A new nutritional analysis on the mineral content in single base ingredient, plant-based milk products such as almond, cashew, coconut, hemp, oat, pea, rice, or soy, found that many of these alternatives have essential minerals equal to traditional dairy milk, with the added bonus of having lower cholesterol and fewer calories.

The new analysis detailing the mineral content of plant-based milk alternatives found among others that:

● Pea-based milk alternatives have the most phosphorus, zinc, and selenium

● Soy-based products have the highest amounts of magnesium

● Only pea-based and soy-based drinks had higher levels of the four essential minerals than cow’s milk

● Pea-based drinks contain about 50 percent higher levels of phosphorus, zinc, and selenium than dairy milk.

The researchers said that these plant-based milk alternatives could be important sources of micronutrients for people trying to reach the recommended dietary allowances for them, while also keeping in mind any family allergies to ingredients in plant-based milk alternatives.

They hoped their study would help consumers make informed dietary decisions about plant-based drink products.But, making a healthy choice is often made difficult by the fact that micronutrients are rarely ever mentioned on the labels of plant-based milk products, as food labeling guidelines do not insist on their inclusion.

Researchers at the United States Food and Drug Administration (FDA) who were behind the current study analyzed samples from 85 milk alternative brands and found that mineral content varied significantly across different plant-based milk product types and between brands.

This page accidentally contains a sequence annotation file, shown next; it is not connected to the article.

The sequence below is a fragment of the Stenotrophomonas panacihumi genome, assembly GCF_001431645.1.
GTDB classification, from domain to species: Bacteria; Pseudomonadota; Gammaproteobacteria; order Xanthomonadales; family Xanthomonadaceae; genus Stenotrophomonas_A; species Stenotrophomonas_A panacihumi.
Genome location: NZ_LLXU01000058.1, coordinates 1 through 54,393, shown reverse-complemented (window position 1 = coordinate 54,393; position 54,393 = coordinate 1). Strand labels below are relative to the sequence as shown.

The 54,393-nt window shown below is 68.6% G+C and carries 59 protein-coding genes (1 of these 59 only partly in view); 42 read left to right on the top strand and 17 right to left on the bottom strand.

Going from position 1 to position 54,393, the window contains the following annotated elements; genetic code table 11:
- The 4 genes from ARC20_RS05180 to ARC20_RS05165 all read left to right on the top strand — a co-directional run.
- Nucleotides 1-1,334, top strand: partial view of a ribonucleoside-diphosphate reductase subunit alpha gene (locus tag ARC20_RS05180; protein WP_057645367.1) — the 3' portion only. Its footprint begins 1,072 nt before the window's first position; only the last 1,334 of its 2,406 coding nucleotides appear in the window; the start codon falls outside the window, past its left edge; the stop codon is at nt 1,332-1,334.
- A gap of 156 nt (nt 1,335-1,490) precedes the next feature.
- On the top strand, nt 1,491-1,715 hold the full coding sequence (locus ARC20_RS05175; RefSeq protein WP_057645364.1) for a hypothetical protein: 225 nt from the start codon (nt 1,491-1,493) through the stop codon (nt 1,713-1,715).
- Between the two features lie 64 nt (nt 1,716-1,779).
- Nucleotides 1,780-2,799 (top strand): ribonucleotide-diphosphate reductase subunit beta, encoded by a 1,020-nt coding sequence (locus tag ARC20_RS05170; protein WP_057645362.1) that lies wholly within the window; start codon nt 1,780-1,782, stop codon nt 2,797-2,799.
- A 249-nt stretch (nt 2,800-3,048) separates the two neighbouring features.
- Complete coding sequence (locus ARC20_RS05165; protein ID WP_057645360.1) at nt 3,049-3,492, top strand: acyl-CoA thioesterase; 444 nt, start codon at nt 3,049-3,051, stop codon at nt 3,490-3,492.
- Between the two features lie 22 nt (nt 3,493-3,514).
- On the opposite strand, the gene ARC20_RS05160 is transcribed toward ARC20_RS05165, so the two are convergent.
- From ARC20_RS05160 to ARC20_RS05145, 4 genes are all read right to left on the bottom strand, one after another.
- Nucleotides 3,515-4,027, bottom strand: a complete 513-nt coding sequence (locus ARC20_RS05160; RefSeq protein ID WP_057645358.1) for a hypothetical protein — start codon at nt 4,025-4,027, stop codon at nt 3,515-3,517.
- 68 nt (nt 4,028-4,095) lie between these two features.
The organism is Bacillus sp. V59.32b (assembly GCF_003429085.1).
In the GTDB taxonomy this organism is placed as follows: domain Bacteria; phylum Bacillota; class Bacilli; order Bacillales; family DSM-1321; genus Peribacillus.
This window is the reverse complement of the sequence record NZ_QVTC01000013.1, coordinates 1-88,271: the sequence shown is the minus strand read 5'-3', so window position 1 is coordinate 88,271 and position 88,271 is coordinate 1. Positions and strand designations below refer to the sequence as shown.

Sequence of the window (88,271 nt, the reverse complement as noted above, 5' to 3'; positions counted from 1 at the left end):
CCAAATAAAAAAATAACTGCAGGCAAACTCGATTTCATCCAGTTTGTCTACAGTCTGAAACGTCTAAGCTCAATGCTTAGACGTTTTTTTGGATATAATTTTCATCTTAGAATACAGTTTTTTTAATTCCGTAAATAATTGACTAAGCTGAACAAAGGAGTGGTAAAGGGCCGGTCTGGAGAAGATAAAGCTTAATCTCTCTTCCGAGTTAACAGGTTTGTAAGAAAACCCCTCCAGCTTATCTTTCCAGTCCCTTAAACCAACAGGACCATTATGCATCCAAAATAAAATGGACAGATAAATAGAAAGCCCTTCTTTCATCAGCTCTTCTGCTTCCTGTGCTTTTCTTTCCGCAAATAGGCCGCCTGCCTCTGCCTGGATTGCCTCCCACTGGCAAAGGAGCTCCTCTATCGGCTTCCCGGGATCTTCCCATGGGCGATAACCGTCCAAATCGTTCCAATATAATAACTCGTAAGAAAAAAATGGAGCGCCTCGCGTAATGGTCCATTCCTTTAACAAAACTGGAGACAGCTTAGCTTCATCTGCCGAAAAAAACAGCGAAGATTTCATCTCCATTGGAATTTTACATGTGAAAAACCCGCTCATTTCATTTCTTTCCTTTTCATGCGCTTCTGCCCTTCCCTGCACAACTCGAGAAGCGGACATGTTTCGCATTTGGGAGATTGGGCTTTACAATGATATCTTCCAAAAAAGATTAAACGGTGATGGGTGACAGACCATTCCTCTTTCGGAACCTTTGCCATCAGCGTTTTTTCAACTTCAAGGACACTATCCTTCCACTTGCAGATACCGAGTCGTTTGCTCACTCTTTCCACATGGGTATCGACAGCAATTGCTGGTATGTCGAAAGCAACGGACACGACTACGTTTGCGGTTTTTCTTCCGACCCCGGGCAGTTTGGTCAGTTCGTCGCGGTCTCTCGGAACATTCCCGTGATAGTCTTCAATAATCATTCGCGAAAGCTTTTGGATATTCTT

The study team surmised that plant-based milk such as legumes, pea, and soy have more mineral content than others due to its vast array of nutritional value. They also cautioned that just as there is wide variability in nutrient content in many food sources, the same may be true for non-dairy plant-based milk. Where and how these products are sourced could determine their micronutrient content.

Customers choose milk alternatives for a number of reasons, including their concern for the environment, issues with lactose intolerance, or their preference for the taste or flavor of non-milk alternatives. A standard labeling guideline would allow them to also make healthy choices with regard to the milk alternatives.

Here is a look at how different plant-based milk alternatives stack up:

Soy milk: Soy milk contains all the essential amino acids, which is similar to dairy milk. It is also cholesterol-free and low in saturated fat. But soy is also a common allergen and is not tolerated by everyone equally.

Almond milk: Almond milk is lower in calories than dairy milk, which may be preferred by adults trying to lose weight. However, this is not a good alternative if there are nut allergies present.

Cashew milk: Cashew milk has a creamy taste, which may be preferred over almond milk.It is also high in vitamin E, lower in calories, and fits well into a vegan diet. But, cashew milk has a low protein content, so it may not be helpful to meet a person’s overall protein needs.

Rice milk: A relatively new entrant into the ranks of plant-based milk alternatives, rice milk is a good option if there are allergies to dairy, nuts, or soy products. However, rice milk contains a higher carbohydrate and calorie content, so may not be appropriate for someone following a calorie-controlled diet.

When it comes to choosing the right plant-based milk for you and your family, experts suggest looking at the nutrition facts panel and the ingredient list. For an everyday milk, choose one that does not contain any added sugar. Also, choose an option low in sodium and low in unhealthy fats; avoiding any added sources of saturated fats/dietary cholesterol (ie., no tropical oils, especially such as palm, palm kernel, or coconut oil. Look for products that do not contain sunflower or safflower oils, corn oil, vegetable oils). Opt for one that is also a good source of protein, meaning it contains at least 5 grams of protein per serving.

Also, parents should be aware that milk alternatives may not be appropriate for children during the first two years of their lives. At this young age, children require adequate calories, iron, and protein. In such cases, breast milk or formula are generally recommended over any milk alternative.

However, if the child struggles with intolerance to lactose from milk, it is reasonable to experiment with the various alternatives, but it is important to keep in mind the difference between them.

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